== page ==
The Public Health Effects of Incarceration

The effects of incarceration on the health of incarcerated persons can broadly be separated into three categories- (1) exposure to and likelihood of contracting disease and other health problems, (2) stress, and (3) lack of employment and family ties post-incarceration.

Is Mural Art Moral Graffiti?: Determining The Standards Of Criminality For Street Artists

Recent regulations criminalizing graffiti are meant to deter vandalism and clean up streets from unauthorized markings. But is the law missing something by assuming that graffitists are criminals and vandals rather than suppressed, underpaid artists?

A Failed Gamble: The Supreme Court’s Affirmation of the Dual-Sovereignty Doctrine in Gamble v. United States

A Failed Gamble: The Supreme Court’s Affirmation of the Dual-Sovereignty Doctrine in Gamble v. United States

“In November 2015, Terrence Gamble was driving in Mobile, Alabama, when he was pulled over by a police officer because of a damaged headlight on his vehicle. Approaching the vehicle, the officer noticed an odor of marijuana emanating from Gamble’s car, leading the officer to search the vehicle. The officer’s search uncovered a loaded nine-millimeter handgun. Because of Gamble’s prior conviction for second-degree robbery, he was arrested for violating Alabama’s felon-in-possession statute, which provides that no person convicted of “a crime of violence” “shall own a firearm or have one in his or her possession.” Gamble pled guilty to the offense. In most criminal cases, this is where the story ends. A sentence is imposed, a judgment is entered, and no further proceedings take place. This, however, was not the average criminal case.”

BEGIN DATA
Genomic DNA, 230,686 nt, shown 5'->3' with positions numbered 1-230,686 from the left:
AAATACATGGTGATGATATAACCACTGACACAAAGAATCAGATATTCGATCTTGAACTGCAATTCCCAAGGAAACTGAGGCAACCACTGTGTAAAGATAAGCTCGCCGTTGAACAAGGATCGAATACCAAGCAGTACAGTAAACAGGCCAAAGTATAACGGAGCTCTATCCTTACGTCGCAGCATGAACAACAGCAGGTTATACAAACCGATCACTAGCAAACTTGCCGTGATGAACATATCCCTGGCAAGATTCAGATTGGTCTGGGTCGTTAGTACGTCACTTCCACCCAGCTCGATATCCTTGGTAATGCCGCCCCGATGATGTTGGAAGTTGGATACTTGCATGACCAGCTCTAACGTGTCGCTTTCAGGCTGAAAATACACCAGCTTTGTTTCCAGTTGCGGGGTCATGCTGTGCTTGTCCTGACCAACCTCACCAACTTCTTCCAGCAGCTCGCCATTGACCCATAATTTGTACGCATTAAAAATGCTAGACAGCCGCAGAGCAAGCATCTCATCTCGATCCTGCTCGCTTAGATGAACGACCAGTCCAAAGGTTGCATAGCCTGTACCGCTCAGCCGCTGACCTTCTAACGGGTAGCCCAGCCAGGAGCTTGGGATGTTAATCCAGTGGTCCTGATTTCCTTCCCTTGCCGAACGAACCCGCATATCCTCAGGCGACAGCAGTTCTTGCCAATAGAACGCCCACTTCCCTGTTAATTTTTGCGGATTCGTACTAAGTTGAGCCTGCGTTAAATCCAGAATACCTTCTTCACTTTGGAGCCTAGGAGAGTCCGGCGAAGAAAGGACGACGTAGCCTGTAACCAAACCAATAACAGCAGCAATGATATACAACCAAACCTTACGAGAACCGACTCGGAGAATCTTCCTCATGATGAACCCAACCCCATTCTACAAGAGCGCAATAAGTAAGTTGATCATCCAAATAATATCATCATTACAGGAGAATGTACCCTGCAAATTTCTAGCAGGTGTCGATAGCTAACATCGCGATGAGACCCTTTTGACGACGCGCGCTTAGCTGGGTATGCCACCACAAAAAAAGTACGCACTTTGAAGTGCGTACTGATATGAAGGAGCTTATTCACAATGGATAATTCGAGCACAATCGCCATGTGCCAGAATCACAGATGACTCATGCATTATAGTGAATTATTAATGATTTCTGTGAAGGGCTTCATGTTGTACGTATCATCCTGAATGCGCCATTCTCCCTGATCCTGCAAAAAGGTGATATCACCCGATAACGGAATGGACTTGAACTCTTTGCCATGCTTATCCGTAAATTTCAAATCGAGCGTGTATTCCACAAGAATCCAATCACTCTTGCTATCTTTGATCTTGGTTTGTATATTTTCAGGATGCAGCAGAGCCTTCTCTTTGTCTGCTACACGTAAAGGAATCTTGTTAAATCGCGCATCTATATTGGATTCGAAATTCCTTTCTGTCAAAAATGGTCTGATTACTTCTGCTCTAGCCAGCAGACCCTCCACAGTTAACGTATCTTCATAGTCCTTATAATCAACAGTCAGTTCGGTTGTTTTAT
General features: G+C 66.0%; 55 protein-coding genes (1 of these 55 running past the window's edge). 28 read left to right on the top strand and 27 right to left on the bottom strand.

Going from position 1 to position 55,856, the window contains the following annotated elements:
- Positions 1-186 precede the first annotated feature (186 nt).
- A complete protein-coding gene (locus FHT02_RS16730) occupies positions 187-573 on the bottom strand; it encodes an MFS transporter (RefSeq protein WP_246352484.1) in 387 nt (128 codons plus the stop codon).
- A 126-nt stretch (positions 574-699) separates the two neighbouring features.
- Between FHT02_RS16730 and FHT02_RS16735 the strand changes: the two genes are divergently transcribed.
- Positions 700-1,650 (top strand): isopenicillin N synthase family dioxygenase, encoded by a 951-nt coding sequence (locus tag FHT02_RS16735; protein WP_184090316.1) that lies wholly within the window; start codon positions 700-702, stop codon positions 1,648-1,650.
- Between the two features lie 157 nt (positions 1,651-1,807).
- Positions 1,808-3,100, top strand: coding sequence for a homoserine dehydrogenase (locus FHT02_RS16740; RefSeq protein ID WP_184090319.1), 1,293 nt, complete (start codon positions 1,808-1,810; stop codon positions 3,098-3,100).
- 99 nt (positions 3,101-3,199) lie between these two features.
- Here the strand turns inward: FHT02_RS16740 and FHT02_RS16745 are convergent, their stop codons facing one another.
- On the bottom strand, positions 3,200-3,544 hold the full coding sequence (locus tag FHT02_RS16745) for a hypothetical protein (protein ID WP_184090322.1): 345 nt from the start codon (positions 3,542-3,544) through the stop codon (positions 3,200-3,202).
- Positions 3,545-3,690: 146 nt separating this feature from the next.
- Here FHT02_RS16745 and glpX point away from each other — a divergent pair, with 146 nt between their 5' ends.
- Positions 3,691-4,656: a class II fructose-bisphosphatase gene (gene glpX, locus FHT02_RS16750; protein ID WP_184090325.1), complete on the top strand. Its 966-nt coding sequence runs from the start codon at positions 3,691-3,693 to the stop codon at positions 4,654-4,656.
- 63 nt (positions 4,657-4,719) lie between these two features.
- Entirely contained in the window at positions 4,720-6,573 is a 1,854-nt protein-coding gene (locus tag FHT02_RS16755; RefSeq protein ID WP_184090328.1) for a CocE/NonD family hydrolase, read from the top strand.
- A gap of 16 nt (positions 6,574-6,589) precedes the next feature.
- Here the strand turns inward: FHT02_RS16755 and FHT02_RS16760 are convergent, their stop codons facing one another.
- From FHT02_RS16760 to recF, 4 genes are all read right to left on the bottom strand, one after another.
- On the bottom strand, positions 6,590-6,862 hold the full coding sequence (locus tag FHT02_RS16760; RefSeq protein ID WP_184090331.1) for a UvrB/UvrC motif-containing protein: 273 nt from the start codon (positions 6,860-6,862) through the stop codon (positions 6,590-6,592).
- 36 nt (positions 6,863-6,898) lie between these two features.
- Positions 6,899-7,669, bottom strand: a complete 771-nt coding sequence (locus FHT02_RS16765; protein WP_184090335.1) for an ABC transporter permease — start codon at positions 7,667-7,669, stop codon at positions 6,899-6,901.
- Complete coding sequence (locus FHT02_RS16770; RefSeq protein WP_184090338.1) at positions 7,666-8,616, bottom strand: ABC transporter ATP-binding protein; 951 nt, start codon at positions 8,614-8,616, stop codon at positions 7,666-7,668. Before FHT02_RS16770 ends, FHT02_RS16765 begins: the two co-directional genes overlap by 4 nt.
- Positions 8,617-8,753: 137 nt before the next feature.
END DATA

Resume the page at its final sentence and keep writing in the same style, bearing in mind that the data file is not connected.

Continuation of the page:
When Rehabilitation Becomes Punitive, Incarcerated Minors Lack Major Rights

When Rehabilitation Becomes Punitive, Incarcerated Minors Lack Major Rights

Because delinquency hearings are labeled as “civil” rather than criminal, some rights that are guaranteed to adults in criminal proceedings do not extend to juveniles tried in juvenile court. When determining which constitutional rights should be incorporated into the juvenile court system, courts consider the Due Process Clause’s guarantee of “fundamental fairness.” Under this “Fundamental Fairness Test,” the Supreme Court found that the Sixth Amendment’s right to trial by jury does not extend to juvenile courts . . . However, the Supreme Court’s decisions on juvenile adjudication were made in the 1960s and 1970s, “prior to the explicit movement towards punitive juvenile justice.”

Little Fish, Big Protection

Little Fish, Big Protection

“The Endangered Species Act provides an incredible amount of legal protection. Someone could potentially go to prison for a whole year and be fined a whopping $50,000 for harming just one single pupfish… And that is precisely what happened.”

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